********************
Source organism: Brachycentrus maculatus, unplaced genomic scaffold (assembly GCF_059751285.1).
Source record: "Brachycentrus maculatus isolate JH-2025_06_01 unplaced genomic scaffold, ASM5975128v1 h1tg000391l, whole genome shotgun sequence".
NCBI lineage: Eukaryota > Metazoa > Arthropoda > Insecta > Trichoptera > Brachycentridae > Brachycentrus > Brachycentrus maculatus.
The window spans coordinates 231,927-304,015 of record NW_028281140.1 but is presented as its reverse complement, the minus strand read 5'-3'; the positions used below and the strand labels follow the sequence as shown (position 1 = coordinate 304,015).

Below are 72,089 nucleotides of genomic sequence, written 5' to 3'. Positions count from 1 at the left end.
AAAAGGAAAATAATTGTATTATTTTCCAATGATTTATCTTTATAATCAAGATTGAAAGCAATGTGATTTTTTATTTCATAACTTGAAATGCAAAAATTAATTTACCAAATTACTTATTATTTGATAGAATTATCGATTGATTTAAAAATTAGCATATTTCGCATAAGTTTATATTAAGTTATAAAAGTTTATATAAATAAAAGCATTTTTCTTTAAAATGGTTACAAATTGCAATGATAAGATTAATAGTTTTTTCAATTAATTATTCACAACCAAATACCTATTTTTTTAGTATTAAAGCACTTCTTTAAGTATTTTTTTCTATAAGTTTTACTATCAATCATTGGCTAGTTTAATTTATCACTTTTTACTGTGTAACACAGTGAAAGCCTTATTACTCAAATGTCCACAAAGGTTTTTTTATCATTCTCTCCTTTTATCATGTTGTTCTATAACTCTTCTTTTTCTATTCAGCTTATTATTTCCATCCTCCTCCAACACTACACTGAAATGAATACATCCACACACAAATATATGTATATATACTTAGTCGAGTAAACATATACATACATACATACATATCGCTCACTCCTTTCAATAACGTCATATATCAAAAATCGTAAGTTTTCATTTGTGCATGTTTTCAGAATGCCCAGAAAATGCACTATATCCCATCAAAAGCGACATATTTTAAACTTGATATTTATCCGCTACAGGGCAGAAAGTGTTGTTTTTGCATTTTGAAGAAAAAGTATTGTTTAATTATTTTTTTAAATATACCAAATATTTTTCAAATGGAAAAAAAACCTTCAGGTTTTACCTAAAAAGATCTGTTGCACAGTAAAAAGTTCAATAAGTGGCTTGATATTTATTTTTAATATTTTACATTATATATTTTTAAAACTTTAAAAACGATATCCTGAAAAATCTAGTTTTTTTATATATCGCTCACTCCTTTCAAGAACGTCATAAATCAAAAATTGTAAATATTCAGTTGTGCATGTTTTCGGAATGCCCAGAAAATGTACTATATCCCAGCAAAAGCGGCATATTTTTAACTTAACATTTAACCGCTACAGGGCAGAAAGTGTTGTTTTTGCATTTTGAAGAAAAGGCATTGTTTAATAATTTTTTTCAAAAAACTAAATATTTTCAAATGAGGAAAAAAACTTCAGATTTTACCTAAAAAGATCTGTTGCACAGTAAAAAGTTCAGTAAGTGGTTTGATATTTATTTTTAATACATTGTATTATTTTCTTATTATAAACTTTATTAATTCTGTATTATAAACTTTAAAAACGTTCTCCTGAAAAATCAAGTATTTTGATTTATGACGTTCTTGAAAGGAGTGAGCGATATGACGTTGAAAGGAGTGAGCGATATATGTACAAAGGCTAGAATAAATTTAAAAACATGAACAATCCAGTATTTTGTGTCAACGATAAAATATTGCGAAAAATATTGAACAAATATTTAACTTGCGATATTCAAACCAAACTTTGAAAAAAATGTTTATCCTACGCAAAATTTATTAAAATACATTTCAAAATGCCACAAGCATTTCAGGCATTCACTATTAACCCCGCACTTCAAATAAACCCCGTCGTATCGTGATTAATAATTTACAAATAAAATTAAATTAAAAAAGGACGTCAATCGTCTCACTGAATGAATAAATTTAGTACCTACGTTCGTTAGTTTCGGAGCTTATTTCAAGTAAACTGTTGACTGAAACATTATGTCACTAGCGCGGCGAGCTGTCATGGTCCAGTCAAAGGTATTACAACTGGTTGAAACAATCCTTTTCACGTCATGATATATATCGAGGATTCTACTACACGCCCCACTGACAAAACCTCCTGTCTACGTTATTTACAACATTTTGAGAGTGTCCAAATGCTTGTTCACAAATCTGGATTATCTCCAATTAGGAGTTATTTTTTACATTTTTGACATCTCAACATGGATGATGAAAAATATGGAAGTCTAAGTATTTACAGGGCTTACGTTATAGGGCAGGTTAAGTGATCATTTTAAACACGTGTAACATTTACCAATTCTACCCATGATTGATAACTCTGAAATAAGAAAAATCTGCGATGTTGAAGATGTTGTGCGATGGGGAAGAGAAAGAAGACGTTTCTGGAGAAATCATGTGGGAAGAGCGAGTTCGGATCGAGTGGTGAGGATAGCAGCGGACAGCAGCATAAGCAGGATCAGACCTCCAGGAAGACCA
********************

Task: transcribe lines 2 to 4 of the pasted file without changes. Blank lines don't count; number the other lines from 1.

Source record: "Brachycentrus maculatus isolate JH-2025_06_01 unplaced genomic scaffold, ASM5975128v1 h1tg000391l, whole genome shotgun sequence".
NCBI lineage: Eukaryota > Metazoa > Arthropoda > Insecta > Trichoptera > Brachycentridae > Brachycentrus > Brachycentrus maculatus.
The window spans coordinates 231,927-304,015 of record NW_028281140.1 but is presented as its reverse complement, the minus strand read 5'-3'; the positions used below and the strand labels follow the sequence as shown (position 1 = coordinate 304,015).